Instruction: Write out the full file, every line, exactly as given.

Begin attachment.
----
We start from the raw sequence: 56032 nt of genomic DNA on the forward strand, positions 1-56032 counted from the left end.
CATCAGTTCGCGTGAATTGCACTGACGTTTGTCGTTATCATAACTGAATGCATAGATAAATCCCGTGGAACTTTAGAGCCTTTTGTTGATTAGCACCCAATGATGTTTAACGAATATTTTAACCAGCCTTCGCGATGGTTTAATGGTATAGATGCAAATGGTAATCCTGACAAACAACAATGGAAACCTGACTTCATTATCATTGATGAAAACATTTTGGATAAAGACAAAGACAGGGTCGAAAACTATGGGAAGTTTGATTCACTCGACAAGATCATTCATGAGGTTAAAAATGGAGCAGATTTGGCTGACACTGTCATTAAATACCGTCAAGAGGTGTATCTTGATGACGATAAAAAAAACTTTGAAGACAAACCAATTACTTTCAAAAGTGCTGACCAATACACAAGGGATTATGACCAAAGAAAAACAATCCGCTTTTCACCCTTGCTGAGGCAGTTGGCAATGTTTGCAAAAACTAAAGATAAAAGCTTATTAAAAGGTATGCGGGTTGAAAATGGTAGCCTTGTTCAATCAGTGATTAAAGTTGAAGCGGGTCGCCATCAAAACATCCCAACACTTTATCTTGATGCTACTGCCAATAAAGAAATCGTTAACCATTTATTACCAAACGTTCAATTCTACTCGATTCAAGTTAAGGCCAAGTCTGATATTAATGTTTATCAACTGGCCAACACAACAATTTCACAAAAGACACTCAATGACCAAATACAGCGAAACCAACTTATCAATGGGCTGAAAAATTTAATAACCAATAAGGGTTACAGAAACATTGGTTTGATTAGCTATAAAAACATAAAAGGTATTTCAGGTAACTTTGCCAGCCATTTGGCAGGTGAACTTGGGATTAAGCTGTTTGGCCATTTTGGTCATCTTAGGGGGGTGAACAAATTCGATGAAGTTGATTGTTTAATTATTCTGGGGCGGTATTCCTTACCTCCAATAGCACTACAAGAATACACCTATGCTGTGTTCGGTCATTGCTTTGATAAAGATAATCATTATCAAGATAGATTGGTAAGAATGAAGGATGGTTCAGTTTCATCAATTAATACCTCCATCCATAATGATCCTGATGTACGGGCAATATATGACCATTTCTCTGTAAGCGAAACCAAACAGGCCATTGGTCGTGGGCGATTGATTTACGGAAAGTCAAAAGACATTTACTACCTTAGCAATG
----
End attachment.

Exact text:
We start from the raw sequence: 56032 nt of genomic DNA on the forward strand, positions 1-56032 counted from the left end.
CATCAGTTCGCGTGAATTGCACTGACGTTTGTCGTTATCATAACTGAATGCATAGATAAATCCCGTGGAACTTTAGAGCCTTTTGTTGATTAGCACCCAATGATGTTTAACGAATATTTTAACCAGCCTTCGCGATGGTTTAATGGTATAGATGCAAATGGTAATCCTGACAAACAACAATGGAAACCTGACTTCATTATCATTGATGAAAACATTTTGGATAAAGACAAAGACAGGGTCGAAAACTATGGGAAGTTTGATTCACTCGACAAGATCATTCATGAGGTTAAAAATGGAGCAGATTTGGCTGACACTGTCATTAAATACCGTCAAGAGGTGTATCTTGATGACGATAAAAAAAACTTTGAAGACAAACCAATTACTTTCAAAAGTGCTGACCAATACACAAGGGATTATGACCAAAGAAAAACAATCCGCTTTTCACCCTTGCTGAGGCAGTTGGCAATGTTTGCAAAAACTAAAGATAAAAGCTTATTAAAAGGTATGCGGGTTGAAAATGGTAGCCTTGTTCAATCAGTGATTAAAGTTGAAGCGGGTCGCCATCAAAACATCCCAACACTTTATCTTGATGCTACTGCCAATAAAGAAATCGTTAACCATTTATTACCAAACGTTCAATTCTACTCGATTCAAGTTAAGGCCAAGTCTGATATTAATGTTTATCAACTGGCCAACACAACAATTTCACAAAAGACACTCAATGACCAAATACAGCGAAACCAACTTATCAATGGGCTGAAAAATTTAATAACCAATAAGGGTTACAGAAACATTGGTTTGATTAGCTATAAAAACATAAAAGGTATTTCAGGTAACTTTGCCAGCCATTTGGCAGGTGAACTTGGGATTAAGCTGTTTGGCCATTTTGGTCATCTTAGGGGGGTGAACAAATTCGATGAAGTTGATTGTTTAATTATTCTGGGGCGGTATTCCTTACCTCCAATAGCACTACAAGAATACACCTATGCTGTGTTCGGTCATTGCTTTGATAAAGATAATCATTATCAAGATAGATTGGTAAGAATGAAGGATGGTTCAGTTTCATCAATTAATACCTCCATCCATAATGATCCTGATGTACGGGCAATATATGACCATTTCTCTGTAAGCGAAACCAAACAGGCCATTGGTCGTGGGCGATTGATTTACGGAAAGTCAAAAGACATTTACTACCTTAGCAATG